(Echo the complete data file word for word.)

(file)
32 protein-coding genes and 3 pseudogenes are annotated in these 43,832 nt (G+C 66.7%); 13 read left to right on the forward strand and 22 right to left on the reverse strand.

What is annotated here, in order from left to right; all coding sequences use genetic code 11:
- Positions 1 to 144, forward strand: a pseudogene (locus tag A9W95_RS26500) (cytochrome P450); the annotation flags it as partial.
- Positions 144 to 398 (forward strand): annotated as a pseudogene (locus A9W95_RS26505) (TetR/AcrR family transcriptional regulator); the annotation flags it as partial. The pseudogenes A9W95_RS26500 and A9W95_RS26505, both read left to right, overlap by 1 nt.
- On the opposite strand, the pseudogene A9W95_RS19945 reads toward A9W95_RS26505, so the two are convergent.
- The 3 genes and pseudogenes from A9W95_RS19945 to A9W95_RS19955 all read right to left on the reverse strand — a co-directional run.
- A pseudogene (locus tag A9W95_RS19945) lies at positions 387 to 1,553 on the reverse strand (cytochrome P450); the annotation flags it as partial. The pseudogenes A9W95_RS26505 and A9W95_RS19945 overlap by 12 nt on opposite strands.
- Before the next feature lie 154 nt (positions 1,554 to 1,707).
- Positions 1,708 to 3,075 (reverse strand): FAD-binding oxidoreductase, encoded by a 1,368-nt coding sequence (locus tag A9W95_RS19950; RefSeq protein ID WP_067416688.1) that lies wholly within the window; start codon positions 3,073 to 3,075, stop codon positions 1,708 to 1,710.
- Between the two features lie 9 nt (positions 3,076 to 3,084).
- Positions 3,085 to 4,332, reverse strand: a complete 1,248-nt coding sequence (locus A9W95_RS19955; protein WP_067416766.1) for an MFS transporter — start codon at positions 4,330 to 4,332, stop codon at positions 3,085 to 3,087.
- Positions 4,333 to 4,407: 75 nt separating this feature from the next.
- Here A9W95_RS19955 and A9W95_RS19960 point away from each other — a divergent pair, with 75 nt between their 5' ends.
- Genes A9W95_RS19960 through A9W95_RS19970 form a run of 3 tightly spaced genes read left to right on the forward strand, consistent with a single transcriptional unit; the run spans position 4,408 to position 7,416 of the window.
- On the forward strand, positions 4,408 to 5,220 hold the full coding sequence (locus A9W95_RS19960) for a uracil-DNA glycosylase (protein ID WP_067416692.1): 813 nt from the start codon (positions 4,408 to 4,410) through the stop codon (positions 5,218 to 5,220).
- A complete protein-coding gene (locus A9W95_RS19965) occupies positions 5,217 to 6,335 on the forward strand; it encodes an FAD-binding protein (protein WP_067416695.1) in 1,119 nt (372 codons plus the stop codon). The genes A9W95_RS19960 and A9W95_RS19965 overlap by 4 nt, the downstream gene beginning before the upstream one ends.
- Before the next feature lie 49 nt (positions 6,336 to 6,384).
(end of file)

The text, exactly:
32 protein-coding genes and 3 pseudogenes are annotated in these 43,832 nt (G+C 66.7%); 13 read left to right on the forward strand and 22 right to left on the reverse strand.

What is annotated here, in order from left to right; all coding sequences use genetic code 11:
- Positions 1 to 144, forward strand: a pseudogene (locus tag A9W95_RS26500) (cytochrome P450); the annotation flags it as partial.
- Positions 144 to 398 (forward strand): annotated as a pseudogene (locus A9W95_RS26505) (TetR/AcrR family transcriptional regulator); the annotation flags it as partial. The pseudogenes A9W95_RS26500 and A9W95_RS26505, both read left to right, overlap by 1 nt.
- On the opposite strand, the pseudogene A9W95_RS19945 reads toward A9W95_RS26505, so the two are convergent.
- The 3 genes and pseudogenes from A9W95_RS19945 to A9W95_RS19955 all read right to left on the reverse strand — a co-directional run.
- A pseudogene (locus tag A9W95_RS19945) lies at positions 387 to 1,553 on the reverse strand (cytochrome P450); the annotation flags it as partial. The pseudogenes A9W95_RS26505 and A9W95_RS19945 overlap by 12 nt on opposite strands.
- Before the next feature lie 154 nt (positions 1,554 to 1,707).
- Positions 1,708 to 3,075 (reverse strand): FAD-binding oxidoreductase, encoded by a 1,368-nt coding sequence (locus tag A9W95_RS19950; RefSeq protein ID WP_067416688.1) that lies wholly within the window; start codon positions 3,073 to 3,075, stop codon positions 1,708 to 1,710.
- Between the two features lie 9 nt (positions 3,076 to 3,084).
- Positions 3,085 to 4,332, reverse strand: a complete 1,248-nt coding sequence (locus A9W95_RS19955; protein WP_067416766.1) for an MFS transporter — start codon at positions 4,330 to 4,332, stop codon at positions 3,085 to 3,087.
- Positions 4,333 to 4,407: 75 nt separating this feature from the next.
- Here A9W95_RS19955 and A9W95_RS19960 point away from each other — a divergent pair, with 75 nt between their 5' ends.
- Genes A9W95_RS19960 through A9W95_RS19970 form a run of 3 tightly spaced genes read left to right on the forward strand, consistent with a single transcriptional unit; the run spans position 4,408 to position 7,416 of the window.
- On the forward strand, positions 4,408 to 5,220 hold the full coding sequence (locus A9W95_RS19960) for a uracil-DNA glycosylase (protein ID WP_067416692.1): 813 nt from the start codon (positions 4,408 to 4,410) through the stop codon (positions 5,218 to 5,220).
- A complete protein-coding gene (locus A9W95_RS19965) occupies positions 5,217 to 6,335 on the forward strand; it encodes an FAD-binding protein (protein WP_067416695.1) in 1,119 nt (372 codons plus the stop codon). The genes A9W95_RS19960 and A9W95_RS19965 overlap by 4 nt, the downstream gene beginning before the upstream one ends.
- Before the next feature lie 49 nt (positions 6,336 to 6,384).